Mary Rowlandson's Experience in Captivity Essay

Paper Type:  Essay
Pages:  4
Wordcount:  852 Words
Date:  2022-08-23

Mary Rowlandson was a British American author who was captured in the 1670s by Native Americans. As a child, Mary Rowlandson relocated to America with her parents. In 1653, Mary's family moved to Lancaster whereby she met and got married to Joseph Rowlandson, a Puritan minister. In 1676, the village of Lancaster was attacked by Indians whereby they took 24 captives, among them Mary Rowlandson and her three children. Mrs. Rowlandson stayed with their captors for several months in which she experienced a different life from the one she was accustomed. Fortunately, in 1676 Mary Rowlandson was ransomed back to her husband. She only returned with two children as one had already passed away. After her husband's demise, Mary wrote "A Narrative of the Captivity and Restoration." It was about her ordeal during her captivity (Derounian 240). The experience in the hands of her captors changed Mary Rowlandson's attitude towards Native Americans, their culture, and her faith. She came to learn that her captors (Indians) were not as bad as she had been led to believe by her society. Rowlandson's attitude towards her own faith only increased during her captivity.

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Mary Rowlandson's home had been destroyed during the attack on Lancaster village. Many of the villagers had sought refuge at Rowlandson's house, but unfortunately, their men could not defeat the Indians. As a result, many people were injured while some were taken as captives. As such, Mary Rowlandson had no reason to like the Indians after the brutal attack on her home. Additionally, one of her children died because her captors could not let her tend to the child's injuries. Thus, in her narrative, Rowlandson's bitterness is evident. Rowlandson's characterizes the Indians as inhumane, and merciless. She wrote of how they tortured people who tried to flee before murdering them. Rowlandson gave an account of a man who tried to escape, and the Indians hit him in the head, stripped him naked, and split his bowels open. Moreover, they tortured a pregnant woman and set her on fire. The act was meant to be a lesson to other captives who thought of escaping. Rowlandson also described the Indians as merciless for they killed women and children alongside male offenders. In her account Rowlandson says, "The Indians are merciless, butchering the settlers with blood running down to our heels," (Derounian 243). Therefore, Rowlandson's first impression of the Indians was negative for she characterized them as inhuman and merciless.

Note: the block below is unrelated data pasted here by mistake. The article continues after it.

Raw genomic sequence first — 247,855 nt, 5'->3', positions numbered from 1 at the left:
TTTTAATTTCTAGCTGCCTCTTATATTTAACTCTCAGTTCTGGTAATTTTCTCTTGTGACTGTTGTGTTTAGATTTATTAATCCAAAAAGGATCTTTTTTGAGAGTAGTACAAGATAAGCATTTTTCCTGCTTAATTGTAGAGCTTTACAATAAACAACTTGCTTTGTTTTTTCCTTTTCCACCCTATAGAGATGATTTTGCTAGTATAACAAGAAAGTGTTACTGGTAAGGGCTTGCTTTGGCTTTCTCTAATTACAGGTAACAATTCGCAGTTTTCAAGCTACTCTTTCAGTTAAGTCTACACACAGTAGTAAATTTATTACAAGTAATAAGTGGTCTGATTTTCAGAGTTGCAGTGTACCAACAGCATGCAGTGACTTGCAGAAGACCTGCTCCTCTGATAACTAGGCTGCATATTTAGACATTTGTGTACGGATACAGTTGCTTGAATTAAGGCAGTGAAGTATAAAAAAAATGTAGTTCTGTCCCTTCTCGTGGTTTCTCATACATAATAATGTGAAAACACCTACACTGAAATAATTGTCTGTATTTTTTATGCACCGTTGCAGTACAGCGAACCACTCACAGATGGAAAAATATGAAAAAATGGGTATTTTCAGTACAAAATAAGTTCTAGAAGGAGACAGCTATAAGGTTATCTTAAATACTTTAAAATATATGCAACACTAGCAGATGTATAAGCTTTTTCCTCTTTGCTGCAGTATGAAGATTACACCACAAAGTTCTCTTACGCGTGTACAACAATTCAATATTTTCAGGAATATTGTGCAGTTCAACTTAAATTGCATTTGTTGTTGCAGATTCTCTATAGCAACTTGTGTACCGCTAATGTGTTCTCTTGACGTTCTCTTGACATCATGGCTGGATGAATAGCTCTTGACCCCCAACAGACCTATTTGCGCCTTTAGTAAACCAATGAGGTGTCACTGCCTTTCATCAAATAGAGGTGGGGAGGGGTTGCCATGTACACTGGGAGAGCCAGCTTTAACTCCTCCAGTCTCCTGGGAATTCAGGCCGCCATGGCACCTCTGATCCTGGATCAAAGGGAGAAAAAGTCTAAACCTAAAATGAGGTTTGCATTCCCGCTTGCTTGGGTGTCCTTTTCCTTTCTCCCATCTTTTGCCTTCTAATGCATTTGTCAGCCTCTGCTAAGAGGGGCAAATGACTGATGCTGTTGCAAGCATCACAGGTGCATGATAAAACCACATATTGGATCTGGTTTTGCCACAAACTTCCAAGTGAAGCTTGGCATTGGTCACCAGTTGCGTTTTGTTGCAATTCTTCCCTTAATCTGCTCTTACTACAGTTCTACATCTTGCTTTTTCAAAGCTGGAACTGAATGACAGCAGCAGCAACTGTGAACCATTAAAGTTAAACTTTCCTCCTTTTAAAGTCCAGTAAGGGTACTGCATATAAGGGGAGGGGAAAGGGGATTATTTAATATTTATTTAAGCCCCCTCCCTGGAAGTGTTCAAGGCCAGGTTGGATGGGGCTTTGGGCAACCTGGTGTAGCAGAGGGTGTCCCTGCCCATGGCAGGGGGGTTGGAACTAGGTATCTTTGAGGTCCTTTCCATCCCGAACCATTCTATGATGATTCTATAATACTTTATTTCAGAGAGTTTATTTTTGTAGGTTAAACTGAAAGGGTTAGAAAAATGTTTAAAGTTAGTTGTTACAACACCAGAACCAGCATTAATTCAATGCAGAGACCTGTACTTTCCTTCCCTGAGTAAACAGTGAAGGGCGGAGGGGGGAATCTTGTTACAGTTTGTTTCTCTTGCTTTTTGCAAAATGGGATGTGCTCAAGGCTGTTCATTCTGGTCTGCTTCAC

In her own culture, Rowlandson believed in the equality of all human beings. Thus, the structure of having masters and mistress was not ideal. However, during her captivity her mistress was vicious. She denied her food intentionally and on occasions did not give her shelter. As such, Rowlandson survived miserably and had to depend on the meager food given to her. The experience changed her outlook on life because she was used to having comfort. As such, with time Mary started developing a positive attitude towards her captors. Although her mistress was cruel, Rowlandson's master was kinder for he offered to ransom her back to her husband. Rowlandson was also treated fairly as compared to other prisoners because of her skill in sewing (Derounian 259). Some of the Indians even paid her with food and other necessities for her sewing. Rowlandson's experience was not all that bad for she came to appreciate the culture of the Native Americans. According to her account, they lived a simple life which intrigued her and had to adapt with time.

The experience on Rowland's captivity did not change her attitude towards her faith. She was married to a Puritan minister thus, believed in the religious movement. Puritanism was a religious movement that beseeched to cleanse the Church of England. Rowlandson's captivity account provides insights into the elements of puritanism. In her narrative, Rowlandson believes that God offers protective powers, punishes backsliders, redeems, and works through the scriptures (Derounian 253). As such, Rowland believed that her troubles in the hands of her captives were a way of God testing her faith. According to her faith, she also believed that her race was more superior to that of the Native Americans. Rowlandson's belief is un-Christian like, but she believed in the Puritans. Rowlandson's faith did not subside for she owned a Bible that she read and compared to the puritans thinking. After her release, she said that it an act of God and not that of her rescuers.


In conclusion, Rowlandson's account explores the life of Native Americans and their culture. Consequently, she gives details of how the experience changed her religious views. During the 16th and 17th centuries, Puritanism was a popular religious movement in England. Mary Rowlandson explores elements of puritanism and how it helped her survive her eleven weeks in captivity. Rowlandson cannot be blamed for her religious views for it was a result of her society. More so, her attitude towards Native Americans was as a product of her upbringing, but over time she became more appreciative of their culture.

Work Cited

Derounian, Kathryn Zabelle. "The Publication, Promotion, and Distribution of Mary Rowlandson's Indian Captivity Narrative in the Seventeenth Century." Early American Literature 23.3 (1988): 239-261.

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Mary Rowlandson's Experience in Captivity Essay. (2022, Aug 23). Retrieved from

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